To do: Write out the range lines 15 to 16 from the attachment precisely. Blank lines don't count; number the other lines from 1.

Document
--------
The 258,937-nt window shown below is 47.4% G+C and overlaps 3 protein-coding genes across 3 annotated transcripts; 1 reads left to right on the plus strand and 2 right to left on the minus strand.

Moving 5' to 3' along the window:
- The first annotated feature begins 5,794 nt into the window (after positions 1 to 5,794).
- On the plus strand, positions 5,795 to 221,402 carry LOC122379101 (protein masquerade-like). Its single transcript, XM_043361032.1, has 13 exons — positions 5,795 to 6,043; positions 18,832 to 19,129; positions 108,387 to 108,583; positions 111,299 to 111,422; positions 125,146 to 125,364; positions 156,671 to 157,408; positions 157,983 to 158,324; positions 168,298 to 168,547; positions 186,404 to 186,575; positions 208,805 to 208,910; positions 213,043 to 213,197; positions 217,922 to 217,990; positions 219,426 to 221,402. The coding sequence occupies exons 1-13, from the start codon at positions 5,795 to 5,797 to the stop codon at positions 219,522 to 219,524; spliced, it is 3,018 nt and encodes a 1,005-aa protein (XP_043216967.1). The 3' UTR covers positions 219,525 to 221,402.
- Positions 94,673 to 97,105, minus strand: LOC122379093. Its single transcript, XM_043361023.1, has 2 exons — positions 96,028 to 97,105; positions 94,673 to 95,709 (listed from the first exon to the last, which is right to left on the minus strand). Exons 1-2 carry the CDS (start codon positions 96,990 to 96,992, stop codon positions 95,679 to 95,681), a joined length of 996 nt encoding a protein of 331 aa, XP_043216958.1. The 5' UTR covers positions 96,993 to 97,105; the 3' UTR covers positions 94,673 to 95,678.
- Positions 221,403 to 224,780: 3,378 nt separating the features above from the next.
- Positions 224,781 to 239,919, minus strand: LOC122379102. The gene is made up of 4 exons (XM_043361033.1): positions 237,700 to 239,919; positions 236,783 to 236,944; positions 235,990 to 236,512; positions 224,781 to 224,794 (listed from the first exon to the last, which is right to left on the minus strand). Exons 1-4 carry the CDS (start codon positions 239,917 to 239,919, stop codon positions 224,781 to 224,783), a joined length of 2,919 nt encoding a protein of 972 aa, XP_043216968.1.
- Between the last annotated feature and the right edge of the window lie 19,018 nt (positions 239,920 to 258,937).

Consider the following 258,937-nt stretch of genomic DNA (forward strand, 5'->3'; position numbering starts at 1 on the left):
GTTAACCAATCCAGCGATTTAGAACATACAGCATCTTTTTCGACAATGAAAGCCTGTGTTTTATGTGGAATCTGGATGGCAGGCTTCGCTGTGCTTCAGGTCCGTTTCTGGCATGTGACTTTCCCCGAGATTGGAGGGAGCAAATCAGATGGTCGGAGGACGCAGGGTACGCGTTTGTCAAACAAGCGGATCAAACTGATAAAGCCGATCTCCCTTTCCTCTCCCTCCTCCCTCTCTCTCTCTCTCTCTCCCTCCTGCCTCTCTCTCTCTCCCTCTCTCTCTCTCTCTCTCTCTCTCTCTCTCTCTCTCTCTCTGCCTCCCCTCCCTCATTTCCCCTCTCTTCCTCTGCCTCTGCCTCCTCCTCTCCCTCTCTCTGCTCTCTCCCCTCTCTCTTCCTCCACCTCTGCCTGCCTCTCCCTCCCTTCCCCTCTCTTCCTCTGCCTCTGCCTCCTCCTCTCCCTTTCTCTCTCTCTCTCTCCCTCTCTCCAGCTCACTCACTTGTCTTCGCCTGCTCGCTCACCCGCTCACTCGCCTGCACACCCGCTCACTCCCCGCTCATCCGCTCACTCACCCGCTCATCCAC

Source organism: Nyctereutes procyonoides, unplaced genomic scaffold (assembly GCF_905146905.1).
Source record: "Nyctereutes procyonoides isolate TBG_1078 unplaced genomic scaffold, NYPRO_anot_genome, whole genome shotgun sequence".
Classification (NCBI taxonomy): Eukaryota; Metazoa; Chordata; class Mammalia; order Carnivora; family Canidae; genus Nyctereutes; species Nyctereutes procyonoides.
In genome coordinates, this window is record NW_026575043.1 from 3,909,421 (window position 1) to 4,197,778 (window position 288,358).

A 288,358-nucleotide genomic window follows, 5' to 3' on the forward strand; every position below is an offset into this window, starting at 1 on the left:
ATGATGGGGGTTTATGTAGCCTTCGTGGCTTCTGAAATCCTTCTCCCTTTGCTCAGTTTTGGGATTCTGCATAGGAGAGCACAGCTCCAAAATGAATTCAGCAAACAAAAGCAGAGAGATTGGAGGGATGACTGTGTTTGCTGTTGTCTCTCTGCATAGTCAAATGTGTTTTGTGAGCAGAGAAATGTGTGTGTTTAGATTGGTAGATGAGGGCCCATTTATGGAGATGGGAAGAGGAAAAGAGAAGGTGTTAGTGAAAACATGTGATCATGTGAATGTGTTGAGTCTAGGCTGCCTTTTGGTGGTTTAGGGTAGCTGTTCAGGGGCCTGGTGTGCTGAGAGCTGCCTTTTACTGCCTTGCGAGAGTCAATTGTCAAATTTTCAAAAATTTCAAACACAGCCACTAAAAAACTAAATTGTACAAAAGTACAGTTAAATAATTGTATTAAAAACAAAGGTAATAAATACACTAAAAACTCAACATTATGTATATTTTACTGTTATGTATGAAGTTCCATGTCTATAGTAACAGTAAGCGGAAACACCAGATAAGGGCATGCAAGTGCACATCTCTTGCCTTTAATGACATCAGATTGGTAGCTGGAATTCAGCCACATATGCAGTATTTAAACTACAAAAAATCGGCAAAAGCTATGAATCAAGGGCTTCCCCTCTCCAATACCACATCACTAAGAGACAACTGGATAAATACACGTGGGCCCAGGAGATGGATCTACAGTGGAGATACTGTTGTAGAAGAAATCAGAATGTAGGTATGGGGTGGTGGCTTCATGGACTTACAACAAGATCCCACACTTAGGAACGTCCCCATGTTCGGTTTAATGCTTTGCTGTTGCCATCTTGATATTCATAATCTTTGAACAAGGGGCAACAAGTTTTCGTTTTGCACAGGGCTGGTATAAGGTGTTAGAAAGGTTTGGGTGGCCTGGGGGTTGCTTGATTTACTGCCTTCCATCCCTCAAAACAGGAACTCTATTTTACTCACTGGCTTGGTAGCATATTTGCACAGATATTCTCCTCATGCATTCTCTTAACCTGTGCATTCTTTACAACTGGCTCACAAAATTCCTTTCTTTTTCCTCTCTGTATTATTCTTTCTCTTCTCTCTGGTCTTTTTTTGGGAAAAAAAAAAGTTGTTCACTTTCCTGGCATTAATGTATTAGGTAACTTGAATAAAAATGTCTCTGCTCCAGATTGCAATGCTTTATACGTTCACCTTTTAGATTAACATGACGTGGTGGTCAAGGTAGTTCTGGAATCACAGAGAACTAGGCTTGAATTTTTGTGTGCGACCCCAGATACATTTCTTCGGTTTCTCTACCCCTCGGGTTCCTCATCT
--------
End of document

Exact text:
A 288,358-nucleotide genomic window follows, 5' to 3' on the forward strand; every position below is an offset into this window, starting at 1 on the left:
ATGATGGGGGTTTATGTAGCCTTCGTGGCTTCTGAAATCCTTCTCCCTTTGCTCAGTTTTGGGATTCTGCATAGGAGAGCACAGCTCCAAAATGAATTCAGCAAACAAAAGCAGAGAGATTGGAGGGATGACTGTGTTTGCTGTTGTCTCTCTGCATAGTCAAATGTGTTTTGTGAGCAGAGAAATGTGTGTGTTTAGATTGGTAGATGAGGGCCCATTTATGGAGATGGGAAGAGGAAAAGAGAAGGTGTTAGTGAAAACATGTGATCATGTGAATGTGTTGAGTCTAGGCTGCCTTTTGGTGGTTTAGGGTAGCTGTTCAGGGGCCTGGTGTGCTGAGAGCTGCCTTTTACTGCCTTGCGAGAGTCAATTGTCAAATTTTCAAAAATTTCAAACACAGCCACTAAAAAACTAAATTGTACAAAAGTACAGTTAAATAATTGTATTAAAAACAAAGGTAATAAATACACTAAAAACTCAACATTATGTATATTTTACTGTTATGTATGAAGTTCCATGTCTATAGTAACAGTAAGCGGAAACACCAGATAAGGGCATGCAAGTGCACATCTCTTGCCTTTAATGACATCAGATTGGTAGCTGGAATTCAGCCACATATGCAGTATTTAAACTACAAAAAATCGGCAAAAGCTATGAATCAAGGGCTTCCCCTCTCCAATACCACATCACTAAGAGACAACTGGATAAATACACGTGGGCCCAGGAGATGGATCTACAGTGGAGATACTGTTGTAGAAGAAATCAGAATGTAGGTATGGGGTGGTGGCTTCATGGACTTACAACAAGATCCCACACTTAGGAACGTCCCCATGTTCGGTTTAATGCTTTGCTGTTGCCATCTTGATATTCATAATCTTTGAACAAGGGGCAACAAGTTTTCGTTTTGCACAGGGCTGGTATAAGGTGTTAGAAAGGTTTGGGTGGCCTGGGGGTTGCTTGATTTACTGCCTTCCATCCCTCAAAACAGGAACTCTATTTTACTCACTGGCTTGGTAGCATATTTGCACAGATATTCTCCTCATGCATTCTCTTAACCTGTGCATTCTTTACAACTGGCTCACAAAATTCCTTTCTTTTTCCTCTCTGTATTATTCTTTCTCTTCTCTCTGGTCTTTTTTTGGGAAAAAAAAAAGTTGTTCACTTTCCTGGCATTAATGTATTAGGTAACTTGAATAAAAATGTCTCTGCTCCAGATTGCAATGCTTTATACGTTCACCTTTTAGATTAACATGACGTGGTGGTCAAGGTAGTTCTGGAATCACAGAGAACTAGGCTTGAATTTTTGTGTGCGACCCCAGATACATTTCTTCGGTTTCTCTACCCCTCGGGTTCCTCATCT